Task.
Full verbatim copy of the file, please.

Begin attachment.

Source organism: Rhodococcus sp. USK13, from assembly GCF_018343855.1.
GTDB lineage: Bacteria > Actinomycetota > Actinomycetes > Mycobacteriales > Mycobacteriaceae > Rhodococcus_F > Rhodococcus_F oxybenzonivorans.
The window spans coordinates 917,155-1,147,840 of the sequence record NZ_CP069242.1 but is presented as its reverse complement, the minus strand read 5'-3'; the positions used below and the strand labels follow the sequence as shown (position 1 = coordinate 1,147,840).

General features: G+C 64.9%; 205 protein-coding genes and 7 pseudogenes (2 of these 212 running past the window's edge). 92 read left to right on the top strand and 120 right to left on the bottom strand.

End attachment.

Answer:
Source organism: Rhodococcus sp. USK13, from assembly GCF_018343855.1.
GTDB lineage: Bacteria > Actinomycetota > Actinomycetes > Mycobacteriales > Mycobacteriaceae > Rhodococcus_F > Rhodococcus_F oxybenzonivorans.
The window spans coordinates 917,155-1,147,840 of the sequence record NZ_CP069242.1 but is presented as its reverse complement, the minus strand read 5'-3'; the positions used below and the strand labels follow the sequence as shown (position 1 = coordinate 1,147,840).

General features: G+C 64.9%; 205 protein-coding genes and 7 pseudogenes (2 of these 212 running past the window's edge). 92 read left to right on the top strand and 120 right to left on the bottom strand.